With their father calmed down, Adrienne explained what she had seen, that Charlie wasn't in control. George listened to his daughter far more than his son that day, but he heard his son say he was asleep, and the next thing he knew...
The cops were called. The body taken away to the morgue. Charlie was taken away, in spite of what his sister had to say to the officers. Adrienne accompanied her father to the hospital where he got stitched for his bite. He didn't remember how he had gotten it, the morning was such a haze of red and rage.
Charlie was brought to trial for the murder of his mother. He sat their quiet throughout the entire thing, looking down at the table in front of him almost the whole time. He looked up only when his sister took the stand to explain what she had seen. The words poured out of her mouth in a cold, detached way, without any emotion to them. Adrienne had sealed that day up in a little box inside her mind, and set it aside, as if it had happened to some other girl.
A psychiatrist testified to Charlie's mental state, and while there was no question that the knife had been in Charlies hand, even he said he rememebred dropping it in that haze as he woke up, they chose to found him mentally unfit.
Charlie was sent away to a nearby mental institution where he spent most of his days locked in a tiny room. He never presented any danger to anyone, and after several months, they started to let him mingle with the general population of the facility once more.
Adrienne paid her brother frequent visits, and saw he was starting to come out of the walking daze he had been in since that day. She was seeing a therapist herself, and knew that forgiving her brother, and letting him know she was there for him was as important as anything else in his recovery.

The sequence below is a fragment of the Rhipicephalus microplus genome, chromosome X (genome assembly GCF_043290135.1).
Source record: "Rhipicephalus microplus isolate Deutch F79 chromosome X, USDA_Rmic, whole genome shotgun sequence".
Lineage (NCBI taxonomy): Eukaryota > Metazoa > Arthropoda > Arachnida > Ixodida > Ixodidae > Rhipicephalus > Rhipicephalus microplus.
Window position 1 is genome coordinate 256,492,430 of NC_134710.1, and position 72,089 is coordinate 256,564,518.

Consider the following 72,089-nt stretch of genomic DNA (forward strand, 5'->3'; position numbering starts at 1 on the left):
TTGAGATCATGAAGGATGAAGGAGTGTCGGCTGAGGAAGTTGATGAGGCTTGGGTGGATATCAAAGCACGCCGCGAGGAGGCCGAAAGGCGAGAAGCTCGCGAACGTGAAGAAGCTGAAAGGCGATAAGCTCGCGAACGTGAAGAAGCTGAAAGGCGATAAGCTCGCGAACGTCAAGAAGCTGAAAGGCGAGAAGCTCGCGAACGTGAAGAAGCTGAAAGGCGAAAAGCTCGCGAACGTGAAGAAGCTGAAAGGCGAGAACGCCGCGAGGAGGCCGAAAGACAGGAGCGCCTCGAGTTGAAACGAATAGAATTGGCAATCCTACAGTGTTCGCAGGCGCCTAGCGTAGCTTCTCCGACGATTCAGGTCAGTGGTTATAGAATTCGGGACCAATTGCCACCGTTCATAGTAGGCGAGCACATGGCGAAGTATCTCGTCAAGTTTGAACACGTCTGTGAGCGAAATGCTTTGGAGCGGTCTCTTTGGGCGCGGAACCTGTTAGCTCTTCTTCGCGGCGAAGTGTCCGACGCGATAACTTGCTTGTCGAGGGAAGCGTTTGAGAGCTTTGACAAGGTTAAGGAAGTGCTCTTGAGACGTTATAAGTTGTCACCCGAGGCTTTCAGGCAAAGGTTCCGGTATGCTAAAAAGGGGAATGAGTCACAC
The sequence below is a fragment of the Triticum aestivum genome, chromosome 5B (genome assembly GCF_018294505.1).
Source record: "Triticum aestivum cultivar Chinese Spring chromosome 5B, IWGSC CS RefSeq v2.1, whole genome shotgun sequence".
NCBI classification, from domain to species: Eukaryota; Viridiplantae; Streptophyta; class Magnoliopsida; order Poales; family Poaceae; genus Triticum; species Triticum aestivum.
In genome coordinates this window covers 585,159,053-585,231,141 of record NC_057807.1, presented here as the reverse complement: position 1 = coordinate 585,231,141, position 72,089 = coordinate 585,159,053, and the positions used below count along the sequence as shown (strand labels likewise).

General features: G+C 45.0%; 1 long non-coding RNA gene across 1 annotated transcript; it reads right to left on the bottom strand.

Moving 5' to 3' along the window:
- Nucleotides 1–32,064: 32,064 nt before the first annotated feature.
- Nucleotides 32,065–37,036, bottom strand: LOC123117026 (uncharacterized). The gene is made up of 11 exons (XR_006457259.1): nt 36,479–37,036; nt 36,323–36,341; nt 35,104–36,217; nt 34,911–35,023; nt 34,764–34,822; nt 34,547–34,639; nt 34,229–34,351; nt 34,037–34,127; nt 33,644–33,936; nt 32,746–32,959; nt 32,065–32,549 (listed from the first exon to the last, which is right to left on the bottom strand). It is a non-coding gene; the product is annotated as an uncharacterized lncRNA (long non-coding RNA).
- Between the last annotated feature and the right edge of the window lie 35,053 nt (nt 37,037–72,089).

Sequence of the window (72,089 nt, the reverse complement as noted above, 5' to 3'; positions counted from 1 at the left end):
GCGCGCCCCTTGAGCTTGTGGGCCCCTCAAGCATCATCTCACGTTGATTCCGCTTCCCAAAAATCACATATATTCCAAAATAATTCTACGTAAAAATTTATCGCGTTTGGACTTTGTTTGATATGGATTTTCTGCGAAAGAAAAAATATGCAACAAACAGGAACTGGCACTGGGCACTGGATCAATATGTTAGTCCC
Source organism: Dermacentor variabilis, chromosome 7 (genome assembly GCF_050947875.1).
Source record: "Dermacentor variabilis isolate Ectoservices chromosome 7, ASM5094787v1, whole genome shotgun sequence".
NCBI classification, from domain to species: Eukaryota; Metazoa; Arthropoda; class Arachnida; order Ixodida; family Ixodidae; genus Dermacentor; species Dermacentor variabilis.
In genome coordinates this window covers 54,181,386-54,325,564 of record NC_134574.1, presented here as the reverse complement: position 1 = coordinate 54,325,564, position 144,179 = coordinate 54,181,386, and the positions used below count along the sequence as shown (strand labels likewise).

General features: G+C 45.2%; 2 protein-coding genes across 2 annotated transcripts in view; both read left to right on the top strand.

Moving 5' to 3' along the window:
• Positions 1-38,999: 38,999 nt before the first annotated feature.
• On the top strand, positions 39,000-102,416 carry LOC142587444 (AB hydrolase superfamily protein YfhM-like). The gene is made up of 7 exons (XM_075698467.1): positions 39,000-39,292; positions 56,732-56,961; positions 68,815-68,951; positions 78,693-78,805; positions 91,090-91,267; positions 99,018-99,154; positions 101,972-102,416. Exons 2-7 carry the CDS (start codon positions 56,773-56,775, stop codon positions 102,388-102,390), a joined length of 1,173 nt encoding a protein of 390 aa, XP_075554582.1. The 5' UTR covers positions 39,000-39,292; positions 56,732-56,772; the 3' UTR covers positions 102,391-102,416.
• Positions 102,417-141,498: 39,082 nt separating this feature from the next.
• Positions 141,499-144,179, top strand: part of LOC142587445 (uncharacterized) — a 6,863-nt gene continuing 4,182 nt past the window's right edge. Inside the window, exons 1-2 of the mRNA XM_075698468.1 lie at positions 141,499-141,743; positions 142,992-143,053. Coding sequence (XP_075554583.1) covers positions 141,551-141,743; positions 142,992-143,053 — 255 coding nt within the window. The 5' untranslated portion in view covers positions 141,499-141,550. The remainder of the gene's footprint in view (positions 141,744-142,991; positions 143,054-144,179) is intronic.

Their father never came, save to drop off and pick up Adrienne. Forgiveness was a hard thing for him. George believed what his children said had happened, and the judgement of the courts, but he would never get the image of his son standing there out of his mind.
The best thing to happen to Charlie at the institution was that he discovered he could sleep through the night. Ever since the courts had put him there, he had nights full of sleep, and normal dreams. Never once did he have a nightmare, be it normal or his own special breed.
Charlie questioned if maybe he really was crazy. Once he was getting help, the dreams ended, and life returned to normal. When he found out where the insitution was though, he developed another theory. He was being helped by doctors in the next town over, in the city of Griggs, almost ten miles from home.
As the dreams became more and more part of his past, Charlie was able to express himself as a normal young man who had just turned eighteen.
The doctors could tell he was keeping others at bay, not wanting to let anyone else close. It was understandable with what had happened, and knew it would take time for him to open up once more.
After almost a year locked away within pastel green walls the same colour as the mint green upon his house, Charlie was deemed fit to be released. No further charges were brought up against him, and no further time in a real jail was deemed necessary. In fact, it was recommended against any such action. Charlie needed to interact with normal people, return to society, so he could have a real life. If he had been sent to jail for years, so soon after becoming a man, for something he was not responsible for, the doctors and judges all felt it would have ended his life before it began.
His father did not even come to pick Charlie up, which was fine by him. Charlie preferred to walk, stretch his leg, and just soak the world in once more. Adrienne was busy with school, or she would have joined him. If she had been there, it may have changed the course of Charlie's life.
As he walked back to Kraftsbury, he came upon the sign into town; the same sign that years later he would find himself face down in the snow besides. He stood there, a small pack of clothes on his back, and his wallet stuffed with cash for doing odd jobs around the institute. Staring up at the sign, he rememebred his little theory. He looked past the sign, down the road, and chose not to look any further.